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When peas are more than simple peas – they’re vegetable caviar . . .

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nic miller g9V_sOua4fbkjC2eFNxj

If you travel to the Basque region between March and June, it is likely that you will meet food-lovers making a special pilgrimage of their own, and not for religious reasons either, but to eat the tiny tear-shaped peas that are harvested from farms which line El Camino de Santiago.

The peas are prized by chefs based in the popular pintxos bars which line the streets of San Sebastian. Known as guisante lágrima in Spain, these peas sell at up to £250 a pound because they are harvested and shelled by hand and their delicate flavour is a result of the farm’s proximity to the sea which imbues the air and soil with a subtle salinity. It can take nearly twenty pounds of pods to produce one pound of shelled peas, earning them the local name of vegetable caviar.

Guisante lágrima aren’t available in East Anglia but as the days lengthen, the pea plants growing on my allotment curl their tendrils around the twigs pushed into the bare earth and begin their steady climb towards the sun. And naturally, my thoughts turn to all the delicious things us cooks can do with them. I’m not snobbish about frozen peas either because modern production methods mean they retain many of their nutrients and this recipe will taste just as good if you’re using them; in fact you’d be hard-pressed to tell the difference unless you can guarantee a source of freshly-picked peas.

A bowl of steamed or raw peas with salt and butter is pure heaven but this meal is one of my favourite ways to eat them and like all simple meals it relies on the best-quality ingredients you can find. Choose the freshest, greenest peas and broad beans and indulge yourself with a luxurious butter (there’s some lovely brands that are churned with sea-salt crystals), a fruity olive oil, decent bread and free-range eggs. This is spring on a plate at any time of day and our peas are just as delicious (I think) as their tear-shaped cousins.


100g peas or petit pois

50g small and super-fresh broad beans (podded and skinned)

Extra-virgin olive oil, plus extra to drizzle

teaspoon freshly-squeezed lemon juice

4 thick slices of rustic bread, such as sourdough or a bloomer

4 large eggs (fresh eggs poach more neatly)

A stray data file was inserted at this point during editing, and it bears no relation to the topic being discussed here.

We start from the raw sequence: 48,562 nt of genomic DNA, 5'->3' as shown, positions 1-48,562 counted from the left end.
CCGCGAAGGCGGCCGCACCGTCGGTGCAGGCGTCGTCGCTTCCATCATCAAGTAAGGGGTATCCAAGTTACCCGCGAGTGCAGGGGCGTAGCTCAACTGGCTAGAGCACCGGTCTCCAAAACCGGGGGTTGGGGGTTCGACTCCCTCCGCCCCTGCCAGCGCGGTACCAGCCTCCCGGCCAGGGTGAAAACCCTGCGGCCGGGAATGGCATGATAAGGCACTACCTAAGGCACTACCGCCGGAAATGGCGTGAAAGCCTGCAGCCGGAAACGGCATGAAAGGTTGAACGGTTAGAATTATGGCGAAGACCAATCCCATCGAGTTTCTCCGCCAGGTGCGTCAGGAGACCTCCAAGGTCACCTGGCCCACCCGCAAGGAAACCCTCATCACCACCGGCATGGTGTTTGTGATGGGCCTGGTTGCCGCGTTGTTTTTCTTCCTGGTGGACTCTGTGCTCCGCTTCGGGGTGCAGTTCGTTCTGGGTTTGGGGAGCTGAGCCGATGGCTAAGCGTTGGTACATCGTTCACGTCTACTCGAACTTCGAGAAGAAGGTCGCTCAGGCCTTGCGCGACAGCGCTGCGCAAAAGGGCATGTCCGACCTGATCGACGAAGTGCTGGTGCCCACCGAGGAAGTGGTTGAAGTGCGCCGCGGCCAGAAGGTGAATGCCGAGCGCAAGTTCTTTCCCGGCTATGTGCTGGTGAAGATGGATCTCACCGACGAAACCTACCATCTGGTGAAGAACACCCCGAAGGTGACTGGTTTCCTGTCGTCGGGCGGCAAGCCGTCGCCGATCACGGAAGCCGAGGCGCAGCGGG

1 spring onion, white and pale-green parts fine-sliced

Salt (preferably sea salt, I use Maldon or Halen Môn) and freshly-ground black pepper

Serves four.

Place four plates to warm.

Steam or boil the peas until they are fork-tender and steam (or boil) the broad beans until they are fork tender too, then drain them and run them both under cold water to stop them from cooking further. Now pod and skin the broad beans once they are cooled and place the peas and skinned beans together in a bowl with enough salt and pepper to season and a teaspoon of lemon juice. Roughly crush them with the back of a fork, aiming for a chunky mash, not a smooth purée. Now chop the white and pale-green part of the spring onions into tiny pieces and set this aside.

Put a pan of lightly salted water over a low heat and break the eggs into ramekins. When the water is gently simmering, create a whirlpool in it with a spoon and when you’ve got it swirling nicely around, drop two of the eggs into the middle. Cook both of them gently for 2-3 minutes then use a slotted spoon to scoop them out. Place the poached eggs onto kitchen paper to drain and then repeat this process to cook the other two eggs. Keep the first two warm by covering with a plate.

As the last two eggs are poaching, toast or grill the bread and when it is out of the toaster, butter it liberally and plate it up. Spoon the pea and broad bean mash onto each piece of toast, then gently place a poached egg on top of the pea / bean mash and scatter a few pieces of spring onion on top. Drizzle with extra-virgin olive oil, some flakes of sea-salt and eat.

Nicola Miller is author of nicmillerstales.com blog. Follow her on Twitter - @NicMillersTale